BACKGROUND. Little is known regarding long-term prognosis among patients with Philadelphia chromosome (Ph)-positive chronic myelogenous leukemia (CML) who achieve a complete cytogenetic response (0% Ph-positive cells) after treatment with interferon-α. METHODS. The authors analyzed 512 patients with Ph-positive, early chronic-phase CML who were treated with interferon-based therapies between 1981-1995 for the incidence and durability of complete cytogenetic response, and in relation to long-term prognosis. RESULTS. One hundred forty patients (27%) achieved a complete cytogenetic response. Their 10-year survival rate was 78%. At the time of last follow-up, 44 patients (31%, 9% of the total) were alive, 21 in first and 23 in second durable complete cytogenetic response (median, 127 months; range, 88-191 months); 39 patients had not received any therapy for a median of 50 months (range, 11-139 months). Analysis by reverse transcriptase-polymerase chain reaction in 78 patients during complete cytogenetic response showed 46 who had achieved at least 1 complete molecular response. Five of these 78 patients had died by the time of last follow-up, but only 2 had died of disease-specific causes. Recurrence rates were significantly lower and cytogenetic response durations were significantly longer among patients who achieved at least one complete molecular response. CONCLUSIONS. Achieving a complete cytogenetic or molecular response after therapy with interferon-α appears to be associated with excellent long-term prognosis. Approximately 10% of patients reportedly can achieve durable complete cytogenetic response, with or without continuation of interferon. This finding emphasizes the potential of long-term event-free survival in CML patients outside the context of allogeneic stem cell transplantation, which may be improved with new therapies such as imatinib mesylate.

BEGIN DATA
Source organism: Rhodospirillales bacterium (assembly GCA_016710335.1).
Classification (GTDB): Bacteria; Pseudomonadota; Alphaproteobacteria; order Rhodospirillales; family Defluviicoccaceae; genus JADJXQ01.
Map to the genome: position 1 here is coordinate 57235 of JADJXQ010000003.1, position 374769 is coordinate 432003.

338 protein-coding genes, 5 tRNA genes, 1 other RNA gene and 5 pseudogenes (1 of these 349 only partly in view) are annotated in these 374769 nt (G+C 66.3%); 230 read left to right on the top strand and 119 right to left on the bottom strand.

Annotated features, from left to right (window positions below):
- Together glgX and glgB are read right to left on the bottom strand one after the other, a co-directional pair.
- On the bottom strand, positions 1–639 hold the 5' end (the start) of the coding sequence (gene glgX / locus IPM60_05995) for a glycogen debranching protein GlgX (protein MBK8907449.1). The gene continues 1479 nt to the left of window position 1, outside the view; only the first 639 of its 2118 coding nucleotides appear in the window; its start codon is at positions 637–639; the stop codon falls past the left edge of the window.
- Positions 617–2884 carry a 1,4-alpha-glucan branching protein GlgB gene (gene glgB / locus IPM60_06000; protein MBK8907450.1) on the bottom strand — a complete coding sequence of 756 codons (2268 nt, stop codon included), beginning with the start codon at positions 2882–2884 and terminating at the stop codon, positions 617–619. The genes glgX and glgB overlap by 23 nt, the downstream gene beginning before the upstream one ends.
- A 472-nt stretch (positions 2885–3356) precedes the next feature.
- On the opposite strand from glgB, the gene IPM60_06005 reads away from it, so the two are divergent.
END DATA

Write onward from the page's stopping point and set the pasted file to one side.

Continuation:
- Chronic myelogenous leukemia (CML)
- Complete durable cytogenetic response
- Interferon-α (IFN-α)
- Molecular response
ASJC Scopus subject areas
- Cancer Research